Finding somewhere to work
Finding a placement in Germany when you are based in the UK is not easy. You need to find a company that is prepared to take you on and accept that you may not be perfect in their language. On the other hand, you need to be prepared for a steep learning curve in your first few weeks – you need to get to know your job and also get used to using the German language all day every day in a working environment.
Your application therefore needs to be as flawless as possible. When I was looking for my placement I sent off 75 applications – only 57 ever replied and about 50 of those just told me that there were no vacancies and wished me luck for my future.
Since you normally have no way of knowing if a company is prepared to take on a foreign student, the best way is obviously to write and ask.
You will need:
1. a letter – in perfect German. Explain why you are writing, what sort of course you are on and what exactly you are studying.
2. a CV – in German “Lebenslauf”. You may need to explain your A-Level Grades, eg. A = 1, B = 2, so that a German employer can understand them. There is a myth that you should put the names of your parents on your CV, but since I have been here I have never seen a native speaker do this. However you should give your date and place of birth and your marital status. Most importantly: you will be expected to include a passport-sized photo of yourself. Traditionally these are attached with a paper clip to the CV, but a modern application will use a digital photo printed on the top-right of the first page. If you doing anything with technology then this will almost be expected of you. Use the best printing method available to you. In the last few years I have laser-printed the application and then over-printed the photo with a good colour inkjet.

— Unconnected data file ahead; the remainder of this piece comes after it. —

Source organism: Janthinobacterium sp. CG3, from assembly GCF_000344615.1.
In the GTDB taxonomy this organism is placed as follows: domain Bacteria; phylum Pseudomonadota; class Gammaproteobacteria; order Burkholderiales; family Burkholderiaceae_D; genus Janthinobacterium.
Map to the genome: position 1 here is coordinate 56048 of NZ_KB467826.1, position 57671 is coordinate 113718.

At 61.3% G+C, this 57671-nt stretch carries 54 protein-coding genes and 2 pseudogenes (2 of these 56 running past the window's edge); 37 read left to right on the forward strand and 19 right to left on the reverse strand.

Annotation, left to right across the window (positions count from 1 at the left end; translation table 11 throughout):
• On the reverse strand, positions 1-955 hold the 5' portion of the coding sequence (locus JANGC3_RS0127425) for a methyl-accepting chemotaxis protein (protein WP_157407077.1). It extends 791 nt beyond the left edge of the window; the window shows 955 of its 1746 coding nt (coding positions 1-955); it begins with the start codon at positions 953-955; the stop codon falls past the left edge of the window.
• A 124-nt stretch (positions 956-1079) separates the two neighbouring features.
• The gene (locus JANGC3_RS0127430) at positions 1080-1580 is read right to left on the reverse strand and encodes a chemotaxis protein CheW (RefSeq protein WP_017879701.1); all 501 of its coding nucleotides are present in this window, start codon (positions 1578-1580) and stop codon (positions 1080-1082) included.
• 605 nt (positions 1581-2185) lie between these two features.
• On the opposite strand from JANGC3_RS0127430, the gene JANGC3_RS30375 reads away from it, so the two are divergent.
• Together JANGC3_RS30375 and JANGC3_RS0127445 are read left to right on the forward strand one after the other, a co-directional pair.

If you feel confident enough, it is good to phone the company and ask for the name of the HR manager and address the letter to them – but before you do this and don’t understand the person on the switchboard, write to “Sehr geehrte Damen und Herren!”.
Sign of with “Mit freundlichen Gr├╝├čen,” – if you learnt “Hochachtungsvoll” at school, forget it, this is only used in very formal situations.
Finding company addresses
When I was looking for a placement my main source of addresses was the book Live & Work in Germany which had a list of British companies with offices in Germany. My other source was a collection of food wrappers and tourist brochures that I collected whilst on holiday here – they all have addresses on so why not write to them?
These days the internet makes it a lot easier. Try searching on sites like GoYellow or YellowMap for a company name (“Was”) and leave the city field (“Wo”) blank – it should return you the head or regional offices if it finds a match.
Of course, you can also search for a particular type of company in a particular town. eg. try “Computer” in “Oberursel” and see it you can find me! Or try “Bank” in “Frankfurt” – which should return about 300 addresses!